Use cordless window coverings. Different window coverings, such as drapes without cords or roller blinds, are safer for children. For more information on the hazards of window blind cords visit Consumer Product Safety, Health Canada or call 1 866-662-0666.

Locks and latches

Check your locks and latches. Locks and latches need to be changed as your child grows and starts to become more active and better at opening locks.  Latches should be checked periodically, as mechanisms can break down when used often. This is especially true of plastic locks.

Placement of locks and latches. Locks and latches fit more effectively if there is a lip on the underside of the cabinets and drawers to hook on to. If your cabinet does not have a lip, place a lock around the handles on the outside of the cabinet instead. Placing latches on cabinet or furniture drawers also will prevent your child from using the drawers as a means of climbing up onto counter tops and furniture.

Prevent your television from toppling onto your child More than 100 children visit hospital emergency departments every year in Canada due to toppling televisions. Older models of televisions are bigger in size, but they are not heavier in weight. A 33-inch screen can make a television set 50 per cent heavier than the older 27-inch screens.  Even the newer designs of televisions have a large screen and can easily be tipped over.

Here’s how to help reduce the risk to your child:

Keep your televisions on low, sturdy furniture. The newer designs of TVs have bigger screens and smaller backs, which makes them heavy in the front and easier to tip over.

Use safety products to secure the television set. Television sets are heavy and hard and if they fall on children, can result in head injuries, broken bones, crushed nerves, and internal injuries. Anchors, angle-braces or furniture straps can be used to secure televisions to the wall.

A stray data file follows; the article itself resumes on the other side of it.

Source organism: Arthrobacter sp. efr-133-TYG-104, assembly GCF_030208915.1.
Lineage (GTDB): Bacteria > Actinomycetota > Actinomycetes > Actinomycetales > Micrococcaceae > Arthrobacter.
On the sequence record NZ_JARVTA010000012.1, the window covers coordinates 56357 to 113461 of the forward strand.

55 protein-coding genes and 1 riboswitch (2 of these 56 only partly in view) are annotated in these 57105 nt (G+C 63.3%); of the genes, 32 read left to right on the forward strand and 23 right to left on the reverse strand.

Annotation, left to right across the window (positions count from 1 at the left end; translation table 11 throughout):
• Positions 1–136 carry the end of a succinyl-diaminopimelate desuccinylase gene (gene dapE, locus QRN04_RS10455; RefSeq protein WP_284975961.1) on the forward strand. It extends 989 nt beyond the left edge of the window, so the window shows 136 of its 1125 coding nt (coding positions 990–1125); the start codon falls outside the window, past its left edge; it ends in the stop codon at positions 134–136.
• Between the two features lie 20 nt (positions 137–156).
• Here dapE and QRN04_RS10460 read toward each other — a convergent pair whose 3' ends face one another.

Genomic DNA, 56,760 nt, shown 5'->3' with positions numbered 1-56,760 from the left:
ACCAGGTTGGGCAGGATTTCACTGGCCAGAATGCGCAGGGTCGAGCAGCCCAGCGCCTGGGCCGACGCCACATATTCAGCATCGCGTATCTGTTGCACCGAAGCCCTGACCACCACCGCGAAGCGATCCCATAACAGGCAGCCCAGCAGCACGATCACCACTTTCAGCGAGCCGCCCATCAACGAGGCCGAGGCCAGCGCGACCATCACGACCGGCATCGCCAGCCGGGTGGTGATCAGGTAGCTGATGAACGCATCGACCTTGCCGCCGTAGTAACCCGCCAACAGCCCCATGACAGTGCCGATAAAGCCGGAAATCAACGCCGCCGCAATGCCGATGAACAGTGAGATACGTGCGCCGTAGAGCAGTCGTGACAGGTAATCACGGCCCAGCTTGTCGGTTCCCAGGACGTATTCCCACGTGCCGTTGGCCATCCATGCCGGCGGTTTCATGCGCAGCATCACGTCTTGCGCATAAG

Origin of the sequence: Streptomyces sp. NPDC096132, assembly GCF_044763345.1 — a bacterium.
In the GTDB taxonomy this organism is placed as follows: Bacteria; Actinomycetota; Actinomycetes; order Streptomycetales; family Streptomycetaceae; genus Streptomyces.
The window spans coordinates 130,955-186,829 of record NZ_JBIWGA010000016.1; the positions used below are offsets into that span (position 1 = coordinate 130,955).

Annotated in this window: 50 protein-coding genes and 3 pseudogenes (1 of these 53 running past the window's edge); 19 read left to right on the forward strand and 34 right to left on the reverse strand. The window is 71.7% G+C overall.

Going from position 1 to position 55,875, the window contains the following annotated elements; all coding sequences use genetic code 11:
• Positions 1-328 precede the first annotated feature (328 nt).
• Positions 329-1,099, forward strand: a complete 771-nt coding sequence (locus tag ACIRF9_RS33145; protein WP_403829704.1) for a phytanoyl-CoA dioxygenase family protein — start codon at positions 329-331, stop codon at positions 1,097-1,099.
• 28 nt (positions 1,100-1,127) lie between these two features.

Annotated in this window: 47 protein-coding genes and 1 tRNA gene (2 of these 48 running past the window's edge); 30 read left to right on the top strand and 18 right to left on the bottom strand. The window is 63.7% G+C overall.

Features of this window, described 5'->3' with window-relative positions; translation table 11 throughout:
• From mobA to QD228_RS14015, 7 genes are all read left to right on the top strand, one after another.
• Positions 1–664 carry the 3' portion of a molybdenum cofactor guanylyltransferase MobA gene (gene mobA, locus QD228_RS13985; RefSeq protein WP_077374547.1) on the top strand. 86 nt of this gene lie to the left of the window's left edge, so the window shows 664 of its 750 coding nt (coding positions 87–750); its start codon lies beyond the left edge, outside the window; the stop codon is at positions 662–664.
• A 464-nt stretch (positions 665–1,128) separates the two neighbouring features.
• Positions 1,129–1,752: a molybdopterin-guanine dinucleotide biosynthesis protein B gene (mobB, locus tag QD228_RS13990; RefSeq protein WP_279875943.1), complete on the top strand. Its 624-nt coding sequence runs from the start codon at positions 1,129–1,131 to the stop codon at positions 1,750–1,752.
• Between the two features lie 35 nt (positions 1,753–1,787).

Remind children not to climb on the furniture. Children love to climb and use furniture in creative ways, which can become very dangerous.

Keep your child away from fireplaces

The glass barrier on your fireplace can heat up to over 200 °C (400 °F). For gas fireplaces this can occur in about six minutes during use. It takes an average of 45 minutes for the gas fireplace to cool to a safe temperature, after the gas fire is switched off.

Place a barrier around your fireplace. Install safety gates around the fireplace or at doorways to the room that has the fireplace. Young children, under five years of age, and especially those under two years, are most at risk. When young children are first beginning to walk, they often fall. Hands and fingers are burned on the glass and metal parts of the door as young children raise their arms to stop their fall. Also, young children are attracted to the flames and want to touch it.

Supervise your child. Never leave a young child alone near a fireplace; they can be burned before, during, and after use of the fireplace.

Teach children about the dangers of fire, along with supervision. Teach your child the dangers of fire. However, teaching alone will not prevent your child from an injury. Young children, especially toddlers, can know a safety rule, but will not necessarily follow it. See our scalds and burns section for more detailed information.

Poison prevention tips

Keep all potential poisons locked up and out of reach of children. As your child grows, he becomes increasingly active and can more easily reach and open cabinets. Medicines, cleaning products and other poisons need to be locked in a place high up and out of your child’s reach.

  • Keep all potential poisons locked up and out of reach of children.
  • Store poisons in a cabinet that is high up and can be locked using a lock or latch that cannot be opened by a child.
  • Place all medications in a locked box and put it in a place that is high up and out of your child’s reach.

See our poison prevention section for more detailed information.

Smoke and carbon monoxide detectors

Install smoke detectors on every level of the home and in each sleeping area. Smoke detectors save lives. The risk of fire-related deaths is three times higher in homes without smoke detectors than those with smoke detectors. Most children who died in residential fires were in homes without smoke detectors or without working smoke detectors. Alarms should be tested every month and batteries changed annually.

Carbon monoxide detectors can save your child’s life. Carbon monoxide is a colourless, odourless, toxic gas, produced by sources such as defective appliances, clothes dryers, furnaces, or exhaust fumes from cars in garages. Breathing this gas can cause a coma or death. A carbon monoxide detector can alert your family to the presence of the gas in your home. Detectors should be tested monthly and batteries changed annually.